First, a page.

Advisory committee

"That's a small thing, but something everyone can do," Molla said, adding that advisory committee members are often able to recruit the program's top new entry-level technicians.

Steve White, an instructor and chairman of the collision repair program at Oregon's Portland Community College, said he works with his program's advisory committee and the local trade association on an annual event that helps local shops find new employees through the school. During the evening event, participating shops each set up a booth or table inside the school's shop space. All students are required to attend the evening session, during which shops and students can talk one-on-one or in small groups.

"It's a great way for those shops to get a better idea of what they can expect from students in our program," White said. "And our students tell us they often meet employers there that they'd probably never have thought about contacting for work. We have shops participating now even when they don't have immediate openings just to make sure students are aware of them later down the road when the shop is looking to hire someone."

Recruiting quick tips

Talking with other shop owners around the country about how they recruit new employees is a great way to pick up some ideas.

  • Advertise on the web. The right job in the right community may entice a technician to move to your area from across the state or across the country. There are numerous websites that allow you to place free 'help wanted' ads. Two places to start are Autobody Online ( and the Automotive Service Association's site ( You also can post job openings on your own company's website.
  • Host technical training at your shop. Work with I-CAR or a paint or equipment supplier to hold technical training sessions at your shop. The technicians who attend may decide your shop looks like a place they'd want to work. You can post 'help wanted' signs in the shop during the session, or may be able to get a copy of the "sign-in sheet" with the technician's names and phone numbers.
  • Get your shop in the news. Technicians want to work in good shops that are well-known in the industry and the community. Positive articles about your shop in trade publications and local media can help bring potential employees to you.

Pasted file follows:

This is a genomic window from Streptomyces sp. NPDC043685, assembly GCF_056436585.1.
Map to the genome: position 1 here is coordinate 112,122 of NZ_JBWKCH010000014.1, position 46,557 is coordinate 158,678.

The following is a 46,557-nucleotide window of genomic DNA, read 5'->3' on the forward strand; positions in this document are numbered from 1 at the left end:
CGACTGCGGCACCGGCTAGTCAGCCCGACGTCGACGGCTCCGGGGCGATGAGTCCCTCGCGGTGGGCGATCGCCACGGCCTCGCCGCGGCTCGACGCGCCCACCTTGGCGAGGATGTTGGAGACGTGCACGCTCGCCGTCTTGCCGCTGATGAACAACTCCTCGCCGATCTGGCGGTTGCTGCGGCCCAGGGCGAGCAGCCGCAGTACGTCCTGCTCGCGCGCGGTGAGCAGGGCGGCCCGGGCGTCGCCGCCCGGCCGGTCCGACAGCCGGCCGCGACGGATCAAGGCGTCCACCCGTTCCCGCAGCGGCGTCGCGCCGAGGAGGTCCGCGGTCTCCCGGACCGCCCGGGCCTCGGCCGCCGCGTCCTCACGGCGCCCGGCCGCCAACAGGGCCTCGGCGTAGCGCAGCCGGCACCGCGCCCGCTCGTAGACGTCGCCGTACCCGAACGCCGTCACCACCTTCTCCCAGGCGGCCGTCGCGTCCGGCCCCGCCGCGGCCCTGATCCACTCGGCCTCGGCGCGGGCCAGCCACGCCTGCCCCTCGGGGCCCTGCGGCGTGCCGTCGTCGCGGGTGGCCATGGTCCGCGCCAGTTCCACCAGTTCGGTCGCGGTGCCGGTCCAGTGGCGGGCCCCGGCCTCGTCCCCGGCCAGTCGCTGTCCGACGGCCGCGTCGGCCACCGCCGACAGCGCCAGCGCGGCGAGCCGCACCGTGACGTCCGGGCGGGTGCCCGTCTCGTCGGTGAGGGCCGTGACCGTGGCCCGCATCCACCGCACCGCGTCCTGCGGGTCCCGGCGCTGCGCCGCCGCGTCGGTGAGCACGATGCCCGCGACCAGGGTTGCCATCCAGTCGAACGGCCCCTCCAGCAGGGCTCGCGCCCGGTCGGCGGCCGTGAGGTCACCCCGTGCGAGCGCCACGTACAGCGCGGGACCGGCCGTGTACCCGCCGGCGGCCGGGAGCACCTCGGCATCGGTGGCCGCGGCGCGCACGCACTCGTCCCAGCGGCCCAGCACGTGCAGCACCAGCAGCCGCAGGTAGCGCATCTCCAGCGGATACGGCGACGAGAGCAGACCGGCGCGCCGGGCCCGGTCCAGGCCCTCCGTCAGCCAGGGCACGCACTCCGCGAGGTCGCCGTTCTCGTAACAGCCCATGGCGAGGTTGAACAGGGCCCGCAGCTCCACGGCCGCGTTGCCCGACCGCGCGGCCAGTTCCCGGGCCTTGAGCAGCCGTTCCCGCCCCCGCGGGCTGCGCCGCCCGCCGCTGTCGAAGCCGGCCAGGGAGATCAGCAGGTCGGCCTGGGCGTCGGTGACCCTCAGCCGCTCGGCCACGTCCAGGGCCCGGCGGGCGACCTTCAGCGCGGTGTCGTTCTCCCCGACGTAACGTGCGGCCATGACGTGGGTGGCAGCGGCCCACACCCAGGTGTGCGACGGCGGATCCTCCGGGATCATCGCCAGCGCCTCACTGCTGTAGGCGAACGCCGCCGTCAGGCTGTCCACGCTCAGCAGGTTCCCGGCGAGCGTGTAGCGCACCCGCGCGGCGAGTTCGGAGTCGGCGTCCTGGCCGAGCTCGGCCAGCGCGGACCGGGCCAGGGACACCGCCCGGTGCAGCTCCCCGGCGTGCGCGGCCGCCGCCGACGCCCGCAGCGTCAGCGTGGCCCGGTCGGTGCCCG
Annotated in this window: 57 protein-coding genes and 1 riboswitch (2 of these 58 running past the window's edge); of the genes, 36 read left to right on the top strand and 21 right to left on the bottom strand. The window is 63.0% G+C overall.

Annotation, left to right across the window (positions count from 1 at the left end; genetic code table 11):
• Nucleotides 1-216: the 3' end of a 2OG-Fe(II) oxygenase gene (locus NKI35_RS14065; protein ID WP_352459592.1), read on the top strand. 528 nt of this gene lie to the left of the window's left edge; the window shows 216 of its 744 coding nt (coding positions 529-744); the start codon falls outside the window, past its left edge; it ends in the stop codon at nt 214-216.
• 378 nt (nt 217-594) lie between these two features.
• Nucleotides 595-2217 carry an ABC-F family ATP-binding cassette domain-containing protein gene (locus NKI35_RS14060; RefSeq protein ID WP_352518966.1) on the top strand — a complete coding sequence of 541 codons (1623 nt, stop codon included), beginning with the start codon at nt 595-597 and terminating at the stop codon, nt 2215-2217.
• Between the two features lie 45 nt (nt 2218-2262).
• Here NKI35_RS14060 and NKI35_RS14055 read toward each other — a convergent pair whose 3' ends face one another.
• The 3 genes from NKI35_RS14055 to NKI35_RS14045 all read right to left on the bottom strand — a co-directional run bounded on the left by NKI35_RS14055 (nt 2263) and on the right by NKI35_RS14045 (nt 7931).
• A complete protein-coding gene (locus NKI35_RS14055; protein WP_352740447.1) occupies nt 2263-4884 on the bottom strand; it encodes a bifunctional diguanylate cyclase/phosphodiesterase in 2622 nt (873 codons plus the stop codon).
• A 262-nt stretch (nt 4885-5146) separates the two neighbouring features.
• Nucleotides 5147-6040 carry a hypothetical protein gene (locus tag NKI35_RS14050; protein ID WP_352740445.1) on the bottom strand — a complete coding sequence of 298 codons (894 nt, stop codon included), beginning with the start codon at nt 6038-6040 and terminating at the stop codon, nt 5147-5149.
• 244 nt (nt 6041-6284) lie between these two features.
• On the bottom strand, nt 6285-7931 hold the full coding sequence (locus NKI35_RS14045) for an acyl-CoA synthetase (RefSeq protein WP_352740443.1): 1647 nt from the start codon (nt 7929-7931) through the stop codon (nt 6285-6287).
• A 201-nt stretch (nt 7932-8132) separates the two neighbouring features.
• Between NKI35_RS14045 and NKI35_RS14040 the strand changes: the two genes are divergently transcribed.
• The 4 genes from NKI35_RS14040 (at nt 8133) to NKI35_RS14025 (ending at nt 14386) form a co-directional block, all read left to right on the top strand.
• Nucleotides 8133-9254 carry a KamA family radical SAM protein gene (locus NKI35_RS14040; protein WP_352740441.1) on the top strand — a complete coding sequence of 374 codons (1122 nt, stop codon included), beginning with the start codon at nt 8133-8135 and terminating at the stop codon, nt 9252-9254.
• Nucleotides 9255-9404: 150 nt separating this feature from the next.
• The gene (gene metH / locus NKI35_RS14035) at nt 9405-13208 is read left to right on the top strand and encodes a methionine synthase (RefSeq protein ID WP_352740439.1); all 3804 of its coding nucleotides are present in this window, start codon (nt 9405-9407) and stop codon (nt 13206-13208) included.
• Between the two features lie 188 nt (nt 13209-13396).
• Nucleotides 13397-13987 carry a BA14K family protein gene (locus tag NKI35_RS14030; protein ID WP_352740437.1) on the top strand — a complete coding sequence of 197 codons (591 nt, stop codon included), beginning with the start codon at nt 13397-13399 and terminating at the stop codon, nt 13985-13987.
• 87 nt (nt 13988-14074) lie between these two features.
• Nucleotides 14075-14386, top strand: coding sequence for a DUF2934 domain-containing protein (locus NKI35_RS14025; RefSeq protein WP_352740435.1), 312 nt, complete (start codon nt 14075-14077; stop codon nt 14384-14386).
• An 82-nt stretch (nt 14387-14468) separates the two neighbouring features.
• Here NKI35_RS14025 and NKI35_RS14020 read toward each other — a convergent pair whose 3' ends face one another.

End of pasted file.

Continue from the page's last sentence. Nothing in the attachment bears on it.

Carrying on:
• Look within. Remember that the most "entry-level" positions in your shop will probably be the easiest to fill. If you have a shop assistant or detailer who is a good worker, help them get the training needed to move into a more technical position in your shop.
  • Ask current employees. Most of your technicians probably know employees at other shops. Ask them for help in recruiting new employees. You may even offer a bonus to the employee who refers the person you end up hiring for an opening.
  • Call your association. Many trade associations maintain lists of technicians who have called looking for work. Fax the association a brief summary of the type of technician you're looking for, and follow-up with a couple of phone calls.
  • Work with a "temp" agency. Having trouble attracting applicants for your shop's helper/detailer positions? Call a temporary agency for referrals. One shop owner who has gone this route said not every "temp" has worked out, but letting them go and getting another one is fast and hassle-free - and the shop eventually hired two "temps" on as regular employees. Once hired, they get an immediate "raise" that doesn't cost the shop anything because the employee gets the full amount the shop was already paying the temp agency.
  • Think about alternative places to recruit. One shop owner saw the growing Spanish-speaking population in his area and decided to hire a bilingual estimator to help him serve Spanish-speaking customers. That estimator subsequently helped the shop tap into new markets for technicians by helping the shop owner place ads in Spanish newspapers and other places that particular community was likely to see them. "We got twice as many applicants as we did when we advertised in the local daily paper," the shop owner said. "Many of those applicants knew English, but don't read the local paper. They saw our ad in the Spanish paper or the fliers we posted at churches, clubs and restaurants."
  • Network with other shops. Finding new employees is one of the best reasons to develop a network of other shop owners - in your area or around the country - that you interact with (by phone, email or meeting) on a regular basis. Shop owners who know each other are far less likely to "steal" employees from one another. And often when you're looking to hire, someone you know may be in the process of reluctantly laying someone off. Lastly, other shop owners may have had applicants at their shop that they can tell you about, or may know someone who is interested in relocating to your area (whether across town or across the country).

John Yoswick is a freelance writer based in Portland, Oregon, who has been writing about the automotive industry since 1988.

John Yoswick

John Yoswick is a freelance writer and Autobody News columnist who has been covering the collision industry since 1988, and the editor of the CRASH Network... Read More